Cuperlovic-Culf Miroslava

Cuperlovic-Culf Miroslava

Title: Metabolomics analysis of the effect of changed CO2 concentration on the wheats response to Fusarium Head Blight.

Cuperlovic-Culf Miroslava

National Research Council Canada, Canada

Biography

Miroslava Cuperlovic-Culf is a Senior Research Officer and leader of Scientific Data Mining team at National Research Council of Canada. She has a Ph.D. in BioPhysical Chemistry from University of California, USA and Postdoctoral training in Biophysics from University of British Columbia, Canada. Miroslava has worked for a number of years in the application of metabolomics and transcriptomics in life sciences. She has authored a book in the application of NMR Metabolomics as well as many articles and book chapters. With several collaborators in Canada and USA she is working on the application of metabolomics and metabolism modeling for the development of improved wheat varieties. She lives and works in Ottawa, Canada.

Abstract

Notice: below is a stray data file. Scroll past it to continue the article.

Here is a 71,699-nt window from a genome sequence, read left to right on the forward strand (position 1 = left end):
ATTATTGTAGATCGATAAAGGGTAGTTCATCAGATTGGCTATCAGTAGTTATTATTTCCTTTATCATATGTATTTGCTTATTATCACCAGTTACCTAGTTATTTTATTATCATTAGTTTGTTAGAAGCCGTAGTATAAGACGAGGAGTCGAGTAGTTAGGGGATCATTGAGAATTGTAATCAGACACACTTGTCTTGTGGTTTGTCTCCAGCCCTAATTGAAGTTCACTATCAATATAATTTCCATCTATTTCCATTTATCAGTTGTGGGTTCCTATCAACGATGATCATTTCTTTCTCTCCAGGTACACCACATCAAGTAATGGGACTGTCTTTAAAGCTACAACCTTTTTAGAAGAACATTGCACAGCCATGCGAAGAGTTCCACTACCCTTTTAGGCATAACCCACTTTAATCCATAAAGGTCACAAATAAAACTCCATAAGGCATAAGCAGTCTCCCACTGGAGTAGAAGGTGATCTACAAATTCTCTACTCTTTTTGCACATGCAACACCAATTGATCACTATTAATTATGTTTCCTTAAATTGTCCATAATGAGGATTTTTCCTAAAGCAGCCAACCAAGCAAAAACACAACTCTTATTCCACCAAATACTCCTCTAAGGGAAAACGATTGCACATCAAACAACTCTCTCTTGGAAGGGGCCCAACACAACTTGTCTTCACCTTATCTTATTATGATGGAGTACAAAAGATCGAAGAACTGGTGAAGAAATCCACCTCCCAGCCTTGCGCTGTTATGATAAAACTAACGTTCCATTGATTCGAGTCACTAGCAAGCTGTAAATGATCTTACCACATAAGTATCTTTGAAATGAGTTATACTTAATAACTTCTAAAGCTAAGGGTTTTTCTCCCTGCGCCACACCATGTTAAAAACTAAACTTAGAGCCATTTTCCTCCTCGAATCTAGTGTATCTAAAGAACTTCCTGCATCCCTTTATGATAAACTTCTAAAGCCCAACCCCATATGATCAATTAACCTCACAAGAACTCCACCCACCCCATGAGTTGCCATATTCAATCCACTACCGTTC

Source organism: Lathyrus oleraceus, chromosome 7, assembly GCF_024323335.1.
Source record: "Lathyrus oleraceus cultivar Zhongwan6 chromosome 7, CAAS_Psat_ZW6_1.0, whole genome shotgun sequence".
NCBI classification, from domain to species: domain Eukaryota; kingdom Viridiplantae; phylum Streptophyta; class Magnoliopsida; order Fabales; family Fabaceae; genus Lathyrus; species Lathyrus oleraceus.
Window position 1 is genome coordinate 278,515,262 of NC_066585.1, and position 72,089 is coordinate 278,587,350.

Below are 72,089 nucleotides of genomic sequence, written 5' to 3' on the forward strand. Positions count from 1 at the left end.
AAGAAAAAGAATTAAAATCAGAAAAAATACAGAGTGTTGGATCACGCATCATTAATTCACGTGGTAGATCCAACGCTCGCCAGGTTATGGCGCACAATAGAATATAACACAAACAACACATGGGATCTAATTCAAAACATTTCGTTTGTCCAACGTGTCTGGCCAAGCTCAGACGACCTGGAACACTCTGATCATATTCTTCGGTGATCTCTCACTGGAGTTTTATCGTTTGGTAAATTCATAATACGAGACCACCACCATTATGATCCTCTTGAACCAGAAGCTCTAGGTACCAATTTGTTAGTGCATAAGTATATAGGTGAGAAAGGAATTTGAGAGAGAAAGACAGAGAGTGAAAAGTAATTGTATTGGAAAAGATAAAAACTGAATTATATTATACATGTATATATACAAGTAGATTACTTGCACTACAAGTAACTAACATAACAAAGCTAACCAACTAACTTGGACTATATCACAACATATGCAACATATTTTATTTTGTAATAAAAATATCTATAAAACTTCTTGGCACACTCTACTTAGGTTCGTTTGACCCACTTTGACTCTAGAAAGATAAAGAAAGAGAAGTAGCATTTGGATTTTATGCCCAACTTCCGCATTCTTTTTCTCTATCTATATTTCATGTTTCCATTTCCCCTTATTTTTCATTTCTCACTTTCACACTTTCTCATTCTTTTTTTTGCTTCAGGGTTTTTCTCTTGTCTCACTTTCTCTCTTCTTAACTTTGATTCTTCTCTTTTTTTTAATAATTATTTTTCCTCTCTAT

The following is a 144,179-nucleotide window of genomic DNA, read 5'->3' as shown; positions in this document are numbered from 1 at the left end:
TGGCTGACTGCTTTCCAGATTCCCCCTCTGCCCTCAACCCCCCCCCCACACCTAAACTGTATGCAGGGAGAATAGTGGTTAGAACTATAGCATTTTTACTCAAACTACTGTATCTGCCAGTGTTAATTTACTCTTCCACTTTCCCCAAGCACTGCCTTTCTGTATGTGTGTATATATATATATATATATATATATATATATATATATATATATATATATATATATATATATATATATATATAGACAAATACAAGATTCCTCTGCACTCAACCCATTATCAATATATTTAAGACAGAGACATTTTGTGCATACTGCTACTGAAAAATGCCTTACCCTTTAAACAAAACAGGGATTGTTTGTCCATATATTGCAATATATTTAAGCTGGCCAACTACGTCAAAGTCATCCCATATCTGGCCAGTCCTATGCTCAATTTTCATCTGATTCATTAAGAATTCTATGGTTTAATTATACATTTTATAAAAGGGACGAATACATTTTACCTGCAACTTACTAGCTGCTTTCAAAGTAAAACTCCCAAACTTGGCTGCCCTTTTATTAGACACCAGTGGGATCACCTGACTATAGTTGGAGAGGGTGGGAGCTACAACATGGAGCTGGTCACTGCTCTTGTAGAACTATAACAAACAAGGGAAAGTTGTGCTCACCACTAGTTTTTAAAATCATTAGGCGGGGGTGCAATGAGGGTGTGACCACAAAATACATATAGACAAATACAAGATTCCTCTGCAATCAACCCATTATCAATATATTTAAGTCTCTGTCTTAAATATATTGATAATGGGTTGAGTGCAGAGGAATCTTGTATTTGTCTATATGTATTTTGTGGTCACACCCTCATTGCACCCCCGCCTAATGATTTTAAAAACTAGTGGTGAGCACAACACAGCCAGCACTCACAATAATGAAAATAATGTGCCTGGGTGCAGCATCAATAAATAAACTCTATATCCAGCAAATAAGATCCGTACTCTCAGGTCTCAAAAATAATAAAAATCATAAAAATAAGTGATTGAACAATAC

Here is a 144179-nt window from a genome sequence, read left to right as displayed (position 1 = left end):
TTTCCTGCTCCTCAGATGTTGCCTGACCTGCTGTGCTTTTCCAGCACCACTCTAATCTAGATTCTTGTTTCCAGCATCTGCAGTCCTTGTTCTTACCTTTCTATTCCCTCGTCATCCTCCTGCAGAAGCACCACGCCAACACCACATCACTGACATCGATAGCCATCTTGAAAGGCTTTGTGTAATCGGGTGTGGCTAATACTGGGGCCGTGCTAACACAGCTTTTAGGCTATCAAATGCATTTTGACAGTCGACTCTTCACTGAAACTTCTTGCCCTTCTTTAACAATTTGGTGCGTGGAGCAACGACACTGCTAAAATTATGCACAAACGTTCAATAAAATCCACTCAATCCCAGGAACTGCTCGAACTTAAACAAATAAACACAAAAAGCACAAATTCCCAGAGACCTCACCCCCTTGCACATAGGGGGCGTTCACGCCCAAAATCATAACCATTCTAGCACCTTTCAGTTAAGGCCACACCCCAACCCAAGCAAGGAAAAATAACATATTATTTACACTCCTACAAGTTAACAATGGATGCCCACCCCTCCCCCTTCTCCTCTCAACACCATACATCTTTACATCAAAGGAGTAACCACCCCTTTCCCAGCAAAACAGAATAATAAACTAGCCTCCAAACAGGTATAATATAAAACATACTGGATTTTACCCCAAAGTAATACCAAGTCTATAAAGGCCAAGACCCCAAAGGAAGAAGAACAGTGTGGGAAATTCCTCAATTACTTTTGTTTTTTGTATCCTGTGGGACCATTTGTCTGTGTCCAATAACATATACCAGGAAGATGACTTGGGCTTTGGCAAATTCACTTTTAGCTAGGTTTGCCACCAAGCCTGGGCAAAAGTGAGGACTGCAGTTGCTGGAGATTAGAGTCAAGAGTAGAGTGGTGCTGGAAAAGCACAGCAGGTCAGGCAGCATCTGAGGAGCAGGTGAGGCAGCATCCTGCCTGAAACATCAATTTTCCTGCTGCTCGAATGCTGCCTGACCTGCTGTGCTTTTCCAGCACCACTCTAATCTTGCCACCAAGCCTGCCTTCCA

Diseases of agricultural crops caused by fungi have devastating economic and health effects. Fusarium head blight (FHB) is one of the most damaging diseases of wheat and other small grain cereals. FHB contamination of wheat has been steadily increasing over the last decade leading to an increase in the associated risk of mycotoxin contamination in food and feed. Climate change and associated rise in CO2 levels are hypothetical causes of this rise but their effects on Fusarium graminearum and the spread of FHB are still unknown. In this study the defense response of wheat plants grown at ambient (400 ppm) and elevated (800 ppm) CO2 was evaluated and compared. Plant and fungal metabolites play a major role in defense and virulence with significant differences in metabolic response in resistant and susceptible plants. 1D and 2D 1H NMR spectroscopy performed in this work have provided detailed metabolite information leading to possible metabolic markers discriminating metabolic changes in wheat subtypes with different resistance and at changing CO2 levels. Methodology previously established in our group for metabolite quantification from NMR data that automatically aligns spectra of standards and samples prior to quantification utilizing multivariate linear regression optimization of spectra of assigned metabolites to samples’ 1D spectra is described and used. Fusarium infection-induced metabolic changes in different conditions will be discussed in the context of metabolic network and resistance.